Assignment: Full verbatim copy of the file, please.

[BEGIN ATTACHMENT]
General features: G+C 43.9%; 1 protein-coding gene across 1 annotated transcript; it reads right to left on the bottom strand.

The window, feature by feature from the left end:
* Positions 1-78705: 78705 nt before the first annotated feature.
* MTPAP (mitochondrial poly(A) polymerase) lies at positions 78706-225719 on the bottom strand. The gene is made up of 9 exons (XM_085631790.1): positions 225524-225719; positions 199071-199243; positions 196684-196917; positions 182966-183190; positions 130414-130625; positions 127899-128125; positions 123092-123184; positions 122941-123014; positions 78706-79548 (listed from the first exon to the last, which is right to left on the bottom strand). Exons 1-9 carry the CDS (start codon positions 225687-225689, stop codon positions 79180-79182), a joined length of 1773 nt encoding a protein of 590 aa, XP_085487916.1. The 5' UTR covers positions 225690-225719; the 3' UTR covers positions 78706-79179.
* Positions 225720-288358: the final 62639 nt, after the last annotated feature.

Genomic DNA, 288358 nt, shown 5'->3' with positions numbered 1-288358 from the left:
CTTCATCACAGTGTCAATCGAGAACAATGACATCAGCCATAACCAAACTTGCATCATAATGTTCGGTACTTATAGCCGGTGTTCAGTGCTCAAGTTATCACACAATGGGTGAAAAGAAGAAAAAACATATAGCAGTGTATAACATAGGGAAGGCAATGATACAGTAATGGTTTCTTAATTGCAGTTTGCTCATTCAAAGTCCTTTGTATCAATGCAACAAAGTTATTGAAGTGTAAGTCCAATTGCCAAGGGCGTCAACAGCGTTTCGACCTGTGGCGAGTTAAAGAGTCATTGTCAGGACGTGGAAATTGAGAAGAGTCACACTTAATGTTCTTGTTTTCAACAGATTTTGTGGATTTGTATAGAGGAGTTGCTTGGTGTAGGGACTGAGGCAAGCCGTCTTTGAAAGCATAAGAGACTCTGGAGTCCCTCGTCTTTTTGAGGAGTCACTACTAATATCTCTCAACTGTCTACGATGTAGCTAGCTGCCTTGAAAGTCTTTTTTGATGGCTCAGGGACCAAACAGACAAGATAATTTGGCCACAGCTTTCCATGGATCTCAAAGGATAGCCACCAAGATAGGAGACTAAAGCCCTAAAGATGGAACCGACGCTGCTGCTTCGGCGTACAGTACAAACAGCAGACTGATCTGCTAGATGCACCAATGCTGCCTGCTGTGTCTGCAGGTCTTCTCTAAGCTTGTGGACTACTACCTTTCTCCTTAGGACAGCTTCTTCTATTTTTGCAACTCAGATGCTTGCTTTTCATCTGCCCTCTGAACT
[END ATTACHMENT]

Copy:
General features: G+C 43.9%; 1 protein-coding gene across 1 annotated transcript; it reads right to left on the bottom strand.

The window, feature by feature from the left end:
* Positions 1-78705: 78705 nt before the first annotated feature.
* MTPAP (mitochondrial poly(A) polymerase) lies at positions 78706-225719 on the bottom strand. The gene is made up of 9 exons (XM_085631790.1): positions 225524-225719; positions 199071-199243; positions 196684-196917; positions 182966-183190; positions 130414-130625; positions 127899-128125; positions 123092-123184; positions 122941-123014; positions 78706-79548 (listed from the first exon to the last, which is right to left on the bottom strand). Exons 1-9 carry the CDS (start codon positions 225687-225689, stop codon positions 79180-79182), a joined length of 1773 nt encoding a protein of 590 aa, XP_085487916.1. The 5' UTR covers positions 225690-225719; the 3' UTR covers positions 78706-79179.
* Positions 225720-288358: the final 62639 nt, after the last annotated feature.

Genomic DNA, 288358 nt, shown 5'->3' with positions numbered 1-288358 from the left:
CTTCATCACAGTGTCAATCGAGAACAATGACATCAGCCATAACCAAACTTGCATCATAATGTTCGGTACTTATAGCCGGTGTTCAGTGCTCAAGTTATCACACAATGGGTGAAAAGAAGAAAAAACATATAGCAGTGTATAACATAGGGAAGGCAATGATACAGTAATGGTTTCTTAATTGCAGTTTGCTCATTCAAAGTCCTTTGTATCAATGCAACAAAGTTATTGAAGTGTAAGTCCAATTGCCAAGGGCGTCAACAGCGTTTCGACCTGTGGCGAGTTAAAGAGTCATTGTCAGGACGTGGAAATTGAGAAGAGTCACACTTAATGTTCTTGTTTTCAACAGATTTTGTGGATTTGTATAGAGGAGTTGCTTGGTGTAGGGACTGAGGCAAGCCGTCTTTGAAAGCATAAGAGACTCTGGAGTCCCTCGTCTTTTTGAGGAGTCACTACTAATATCTCTCAACTGTCTACGATGTAGCTAGCTGCCTTGAAAGTCTTTTTTGATGGCTCAGGGACCAAACAGACAAGATAATTTGGCCACAGCTTTCCATGGATCTCAAAGGATAGCCACCAAGATAGGAGACTAAAGCCCTAAAGATGGAACCGACGCTGCTGCTTCGGCGTACAGTACAAACAGCAGACTGATCTGCTAGATGCACCAATGCTGCCTGCTGTGTCTGCAGGTCTTCTCTAAGCTTGTGGACTACTACCTTTCTCCTTAGGACAGCTTCTTCTATTTTTGCAACTCAGATGCTTGCTTTTCATCTGCCCTCTGAACT